NEW YORK CITY – In 1990 the United Nations set the bar high working towards halving the number of people in the world suffering from hunger by 2015 as part of the Millennium Development Goals. The UN’s goals not only include reducing global hunger and poverty, but they also focus on areas such as creating gender equality, stopping the spread of AIDS, improving child and maternal health, improving education, and working on environmental stability.
Recently the UN announced that the world is making progress to possibly reach these goals by their deadline, despite the setbacks. One of the dilemmas is that the amount of aid is dwindling. Between 2010 and 2011, aid dropped by two percent, and fell by an additional four percent in 2012. The money received is also going to the wrong places, with the poorest countries’ amount of aid received dropping thirteen percent in just one year.
The world’s resources are also being depleted more rapidly, creating another obstacle. Forests, animal species, and other natural resources are becoming more scarce, and at the same time the world is experiencing climate change, which affects the poor the greatest.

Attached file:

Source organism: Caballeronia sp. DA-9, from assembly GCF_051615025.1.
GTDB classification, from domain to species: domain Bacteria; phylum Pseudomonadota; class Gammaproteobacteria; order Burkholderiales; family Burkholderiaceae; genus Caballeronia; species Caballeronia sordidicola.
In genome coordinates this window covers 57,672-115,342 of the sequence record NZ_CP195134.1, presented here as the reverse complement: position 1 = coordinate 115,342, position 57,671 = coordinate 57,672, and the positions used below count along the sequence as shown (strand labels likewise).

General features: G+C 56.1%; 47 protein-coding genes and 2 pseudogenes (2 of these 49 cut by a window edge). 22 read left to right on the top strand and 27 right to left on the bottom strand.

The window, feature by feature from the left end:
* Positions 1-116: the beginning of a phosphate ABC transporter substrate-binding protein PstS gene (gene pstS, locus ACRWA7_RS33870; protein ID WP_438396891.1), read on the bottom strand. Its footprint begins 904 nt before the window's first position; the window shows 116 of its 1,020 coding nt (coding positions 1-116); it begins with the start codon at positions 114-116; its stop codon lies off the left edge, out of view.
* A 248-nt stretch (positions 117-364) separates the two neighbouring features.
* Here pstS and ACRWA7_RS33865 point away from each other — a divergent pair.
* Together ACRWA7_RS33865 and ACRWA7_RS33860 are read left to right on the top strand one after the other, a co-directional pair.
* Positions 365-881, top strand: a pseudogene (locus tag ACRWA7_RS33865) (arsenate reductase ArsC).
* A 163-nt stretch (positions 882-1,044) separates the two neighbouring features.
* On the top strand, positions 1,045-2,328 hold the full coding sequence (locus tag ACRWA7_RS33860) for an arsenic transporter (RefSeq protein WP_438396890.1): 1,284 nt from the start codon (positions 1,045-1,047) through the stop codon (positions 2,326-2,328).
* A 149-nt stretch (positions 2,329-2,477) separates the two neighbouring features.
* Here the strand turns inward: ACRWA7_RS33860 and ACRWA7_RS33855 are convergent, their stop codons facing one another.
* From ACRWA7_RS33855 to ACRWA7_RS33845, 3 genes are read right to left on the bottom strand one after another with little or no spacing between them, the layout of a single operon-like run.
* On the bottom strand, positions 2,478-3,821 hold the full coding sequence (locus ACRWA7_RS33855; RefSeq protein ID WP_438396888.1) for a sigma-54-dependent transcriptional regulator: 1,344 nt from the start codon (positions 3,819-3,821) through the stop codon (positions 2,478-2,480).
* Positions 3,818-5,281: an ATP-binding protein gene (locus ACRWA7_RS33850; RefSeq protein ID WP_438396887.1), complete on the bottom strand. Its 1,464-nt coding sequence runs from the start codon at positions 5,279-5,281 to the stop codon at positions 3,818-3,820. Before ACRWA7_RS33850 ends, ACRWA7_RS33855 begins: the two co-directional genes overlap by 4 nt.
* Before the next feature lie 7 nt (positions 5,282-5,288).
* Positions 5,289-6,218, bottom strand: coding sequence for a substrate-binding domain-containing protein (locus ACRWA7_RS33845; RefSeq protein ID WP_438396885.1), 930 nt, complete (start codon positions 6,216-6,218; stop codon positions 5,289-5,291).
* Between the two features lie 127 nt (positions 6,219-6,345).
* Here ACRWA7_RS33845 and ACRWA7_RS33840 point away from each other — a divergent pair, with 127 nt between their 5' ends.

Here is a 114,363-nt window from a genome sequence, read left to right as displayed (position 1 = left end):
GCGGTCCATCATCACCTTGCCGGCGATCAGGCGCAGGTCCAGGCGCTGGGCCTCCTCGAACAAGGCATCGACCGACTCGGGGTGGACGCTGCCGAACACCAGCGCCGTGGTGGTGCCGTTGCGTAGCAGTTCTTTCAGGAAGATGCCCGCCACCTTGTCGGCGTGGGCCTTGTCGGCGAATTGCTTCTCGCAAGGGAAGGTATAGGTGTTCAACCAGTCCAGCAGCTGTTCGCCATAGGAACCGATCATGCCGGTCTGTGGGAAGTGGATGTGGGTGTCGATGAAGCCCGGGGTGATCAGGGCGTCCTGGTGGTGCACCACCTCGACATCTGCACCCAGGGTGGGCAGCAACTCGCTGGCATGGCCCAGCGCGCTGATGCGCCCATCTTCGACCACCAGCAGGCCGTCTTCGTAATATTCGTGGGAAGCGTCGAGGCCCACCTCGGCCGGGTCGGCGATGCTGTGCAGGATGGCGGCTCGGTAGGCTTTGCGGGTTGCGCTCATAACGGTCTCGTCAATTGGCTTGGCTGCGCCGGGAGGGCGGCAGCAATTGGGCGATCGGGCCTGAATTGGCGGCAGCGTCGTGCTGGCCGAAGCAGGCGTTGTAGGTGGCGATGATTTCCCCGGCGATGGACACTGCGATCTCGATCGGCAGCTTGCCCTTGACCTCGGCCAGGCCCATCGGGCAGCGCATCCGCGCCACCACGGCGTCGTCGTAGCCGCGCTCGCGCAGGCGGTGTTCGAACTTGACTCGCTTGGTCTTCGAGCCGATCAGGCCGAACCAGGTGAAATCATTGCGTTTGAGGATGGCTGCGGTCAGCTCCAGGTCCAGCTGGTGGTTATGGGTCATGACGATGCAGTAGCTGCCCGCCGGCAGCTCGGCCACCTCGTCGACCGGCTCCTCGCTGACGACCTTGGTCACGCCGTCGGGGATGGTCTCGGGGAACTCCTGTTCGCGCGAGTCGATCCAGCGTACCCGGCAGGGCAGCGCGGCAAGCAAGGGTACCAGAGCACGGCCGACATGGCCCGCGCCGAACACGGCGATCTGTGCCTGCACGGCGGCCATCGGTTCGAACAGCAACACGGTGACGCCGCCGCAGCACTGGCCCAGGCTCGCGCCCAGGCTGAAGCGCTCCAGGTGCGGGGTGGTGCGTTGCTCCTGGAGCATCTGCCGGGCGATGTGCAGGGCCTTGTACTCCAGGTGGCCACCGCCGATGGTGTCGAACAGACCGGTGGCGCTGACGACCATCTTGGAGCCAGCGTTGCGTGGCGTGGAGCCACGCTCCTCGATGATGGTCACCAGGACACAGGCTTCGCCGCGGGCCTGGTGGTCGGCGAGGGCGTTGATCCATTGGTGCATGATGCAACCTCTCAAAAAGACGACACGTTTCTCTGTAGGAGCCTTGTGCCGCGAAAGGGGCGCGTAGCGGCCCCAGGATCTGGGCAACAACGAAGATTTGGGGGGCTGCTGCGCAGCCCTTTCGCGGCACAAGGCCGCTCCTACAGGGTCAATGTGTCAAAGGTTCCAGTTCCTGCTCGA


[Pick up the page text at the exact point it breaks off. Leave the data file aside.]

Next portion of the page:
But, on the bright side, there are significant positives. For one, there are 59 million fewer young children who are malnourished today than there were in 1990. Also, the UN reached one of their targets five years early—the goal to cut in half the number of people living in extreme poverty, or less than $1.25 per day.
Overall, the UN is unsure about whether the world can meet the Millennium Development Goals by 2015. With the numerous setbacks over the past years, any progress made could be insufficient in order to achieve the necessary results. But, on the other hand, UN leader Ban Ki-moon explained that the MDGs have been the most productive and successful anti-poverty campaigns ever, and with continued progress, the goals may be within reach.
– Katie Brockman